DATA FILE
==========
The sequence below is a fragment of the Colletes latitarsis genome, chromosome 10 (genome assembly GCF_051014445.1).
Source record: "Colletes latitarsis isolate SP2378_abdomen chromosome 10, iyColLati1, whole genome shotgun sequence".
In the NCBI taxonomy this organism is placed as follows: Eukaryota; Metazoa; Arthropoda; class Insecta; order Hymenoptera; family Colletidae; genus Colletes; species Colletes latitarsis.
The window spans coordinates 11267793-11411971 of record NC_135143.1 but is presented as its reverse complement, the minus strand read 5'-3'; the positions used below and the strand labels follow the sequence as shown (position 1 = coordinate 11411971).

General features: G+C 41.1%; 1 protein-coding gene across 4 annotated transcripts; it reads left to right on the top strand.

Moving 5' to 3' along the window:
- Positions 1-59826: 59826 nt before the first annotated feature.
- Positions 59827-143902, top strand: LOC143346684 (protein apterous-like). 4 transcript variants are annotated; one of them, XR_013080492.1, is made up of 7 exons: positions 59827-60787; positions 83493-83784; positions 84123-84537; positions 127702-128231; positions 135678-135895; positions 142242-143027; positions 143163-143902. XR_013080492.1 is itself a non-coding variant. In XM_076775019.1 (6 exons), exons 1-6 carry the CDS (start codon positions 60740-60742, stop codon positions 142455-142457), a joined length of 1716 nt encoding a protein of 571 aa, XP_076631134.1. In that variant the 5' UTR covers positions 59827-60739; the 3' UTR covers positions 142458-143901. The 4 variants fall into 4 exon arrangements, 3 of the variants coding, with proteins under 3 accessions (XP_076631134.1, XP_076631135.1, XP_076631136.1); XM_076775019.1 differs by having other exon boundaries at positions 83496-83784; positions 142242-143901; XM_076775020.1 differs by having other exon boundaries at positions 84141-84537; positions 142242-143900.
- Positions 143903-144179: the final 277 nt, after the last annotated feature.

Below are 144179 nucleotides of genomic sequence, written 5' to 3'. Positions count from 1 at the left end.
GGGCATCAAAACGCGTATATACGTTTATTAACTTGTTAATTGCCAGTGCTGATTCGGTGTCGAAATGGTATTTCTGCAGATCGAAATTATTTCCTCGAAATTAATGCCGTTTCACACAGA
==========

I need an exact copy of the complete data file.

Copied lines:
The sequence below is a fragment of the Colletes latitarsis genome, chromosome 10 (genome assembly GCF_051014445.1).
Source record: "Colletes latitarsis isolate SP2378_abdomen chromosome 10, iyColLati1, whole genome shotgun sequence".
In the NCBI taxonomy this organism is placed as follows: Eukaryota; Metazoa; Arthropoda; class Insecta; order Hymenoptera; family Colletidae; genus Colletes; species Colletes latitarsis.
The window spans coordinates 11267793-11411971 of record NC_135143.1 but is presented as its reverse complement, the minus strand read 5'-3'; the positions used below and the strand labels follow the sequence as shown (position 1 = coordinate 11411971).

General features: G+C 41.1%; 1 protein-coding gene across 4 annotated transcripts; it reads left to right on the top strand.

Moving 5' to 3' along the window:
- Positions 1-59826: 59826 nt before the first annotated feature.
- Positions 59827-143902, top strand: LOC143346684 (protein apterous-like). 4 transcript variants are annotated; one of them, XR_013080492.1, is made up of 7 exons: positions 59827-60787; positions 83493-83784; positions 84123-84537; positions 127702-128231; positions 135678-135895; positions 142242-143027; positions 143163-143902. XR_013080492.1 is itself a non-coding variant. In XM_076775019.1 (6 exons), exons 1-6 carry the CDS (start codon positions 60740-60742, stop codon positions 142455-142457), a joined length of 1716 nt encoding a protein of 571 aa, XP_076631134.1. In that variant the 5' UTR covers positions 59827-60739; the 3' UTR covers positions 142458-143901. The 4 variants fall into 4 exon arrangements, 3 of the variants coding, with proteins under 3 accessions (XP_076631134.1, XP_076631135.1, XP_076631136.1); XM_076775019.1 differs by having other exon boundaries at positions 83496-83784; positions 142242-143901; XM_076775020.1 differs by having other exon boundaries at positions 84141-84537; positions 142242-143900.
- Positions 143903-144179: the final 277 nt, after the last annotated feature.

Below are 144179 nucleotides of genomic sequence, written 5' to 3'. Positions count from 1 at the left end.
GGGCATCAAAACGCGTATATACGTTTATTAACTTGTTAATTGCCAGTGCTGATTCGGTGTCGAAATGGTATTTCTGCAGATCGAAATTATTTCCTCGAAATTAATGCCGTTTCACACAGA